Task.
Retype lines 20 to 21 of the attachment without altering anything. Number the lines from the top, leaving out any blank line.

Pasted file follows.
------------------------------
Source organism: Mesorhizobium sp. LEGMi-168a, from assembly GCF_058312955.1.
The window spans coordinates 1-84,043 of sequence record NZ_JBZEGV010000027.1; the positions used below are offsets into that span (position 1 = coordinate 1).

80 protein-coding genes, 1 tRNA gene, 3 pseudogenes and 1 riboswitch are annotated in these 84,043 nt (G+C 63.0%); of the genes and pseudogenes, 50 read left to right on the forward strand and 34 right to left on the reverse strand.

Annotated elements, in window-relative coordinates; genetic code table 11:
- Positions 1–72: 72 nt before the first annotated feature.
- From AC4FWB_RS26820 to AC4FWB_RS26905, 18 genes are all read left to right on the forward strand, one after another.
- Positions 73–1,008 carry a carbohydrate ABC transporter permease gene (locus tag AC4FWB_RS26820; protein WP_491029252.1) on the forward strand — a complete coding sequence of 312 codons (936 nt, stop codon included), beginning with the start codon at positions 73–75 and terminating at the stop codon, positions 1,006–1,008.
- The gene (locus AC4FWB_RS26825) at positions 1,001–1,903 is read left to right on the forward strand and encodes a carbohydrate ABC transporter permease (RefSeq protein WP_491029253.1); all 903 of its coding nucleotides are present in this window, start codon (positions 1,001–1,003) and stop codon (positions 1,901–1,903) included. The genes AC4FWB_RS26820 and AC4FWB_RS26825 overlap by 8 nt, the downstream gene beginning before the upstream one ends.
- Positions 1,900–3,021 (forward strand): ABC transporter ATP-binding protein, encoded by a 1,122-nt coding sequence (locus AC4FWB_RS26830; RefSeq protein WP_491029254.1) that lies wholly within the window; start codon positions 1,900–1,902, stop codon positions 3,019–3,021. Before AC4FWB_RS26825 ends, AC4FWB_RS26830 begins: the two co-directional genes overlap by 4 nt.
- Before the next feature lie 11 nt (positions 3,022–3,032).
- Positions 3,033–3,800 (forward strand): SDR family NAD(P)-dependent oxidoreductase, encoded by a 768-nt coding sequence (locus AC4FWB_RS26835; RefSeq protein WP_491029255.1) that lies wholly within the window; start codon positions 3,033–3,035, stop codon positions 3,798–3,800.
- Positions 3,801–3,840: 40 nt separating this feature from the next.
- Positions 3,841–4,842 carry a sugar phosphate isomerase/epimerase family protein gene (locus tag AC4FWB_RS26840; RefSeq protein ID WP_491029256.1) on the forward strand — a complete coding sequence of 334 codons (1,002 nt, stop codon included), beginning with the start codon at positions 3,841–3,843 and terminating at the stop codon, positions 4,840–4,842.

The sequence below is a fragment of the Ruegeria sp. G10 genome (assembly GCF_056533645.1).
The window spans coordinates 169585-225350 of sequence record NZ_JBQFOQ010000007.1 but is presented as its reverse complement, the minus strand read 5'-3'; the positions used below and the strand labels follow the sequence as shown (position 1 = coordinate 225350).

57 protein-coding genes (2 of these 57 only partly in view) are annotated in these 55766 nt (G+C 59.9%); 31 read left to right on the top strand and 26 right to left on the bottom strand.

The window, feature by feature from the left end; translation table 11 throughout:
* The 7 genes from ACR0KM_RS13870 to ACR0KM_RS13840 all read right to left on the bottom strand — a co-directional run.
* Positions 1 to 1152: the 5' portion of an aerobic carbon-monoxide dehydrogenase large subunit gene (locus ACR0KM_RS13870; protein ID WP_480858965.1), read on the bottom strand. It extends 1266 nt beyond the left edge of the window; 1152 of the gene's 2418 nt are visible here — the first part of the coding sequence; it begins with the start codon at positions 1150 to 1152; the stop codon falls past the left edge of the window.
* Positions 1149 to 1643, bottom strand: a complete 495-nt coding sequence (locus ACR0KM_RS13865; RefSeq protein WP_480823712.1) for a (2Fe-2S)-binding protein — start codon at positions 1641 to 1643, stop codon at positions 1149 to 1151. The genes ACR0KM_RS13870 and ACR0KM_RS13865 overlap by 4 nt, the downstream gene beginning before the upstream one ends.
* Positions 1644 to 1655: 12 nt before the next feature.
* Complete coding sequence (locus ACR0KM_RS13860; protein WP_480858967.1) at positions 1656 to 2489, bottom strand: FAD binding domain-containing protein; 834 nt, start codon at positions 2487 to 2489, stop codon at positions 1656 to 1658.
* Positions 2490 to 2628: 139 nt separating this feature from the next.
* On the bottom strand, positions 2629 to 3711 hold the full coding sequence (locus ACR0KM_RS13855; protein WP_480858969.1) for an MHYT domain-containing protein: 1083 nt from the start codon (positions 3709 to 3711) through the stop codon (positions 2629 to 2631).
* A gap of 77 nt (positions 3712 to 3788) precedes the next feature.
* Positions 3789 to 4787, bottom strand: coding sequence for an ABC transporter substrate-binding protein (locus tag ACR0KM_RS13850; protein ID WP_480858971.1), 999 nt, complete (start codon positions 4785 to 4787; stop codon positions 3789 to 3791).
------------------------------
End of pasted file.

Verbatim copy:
* Positions 1149 to 1643, bottom strand: a complete 495-nt coding sequence (locus ACR0KM_RS13865; RefSeq protein WP_480823712.1) for a (2Fe-2S)-binding protein — start codon at positions 1641 to 1643, stop codon at positions 1149 to 1151. The genes ACR0KM_RS13870 and ACR0KM_RS13865 overlap by 4 nt, the downstream gene beginning before the upstream one ends.
* Positions 1644 to 1655: 12 nt before the next feature.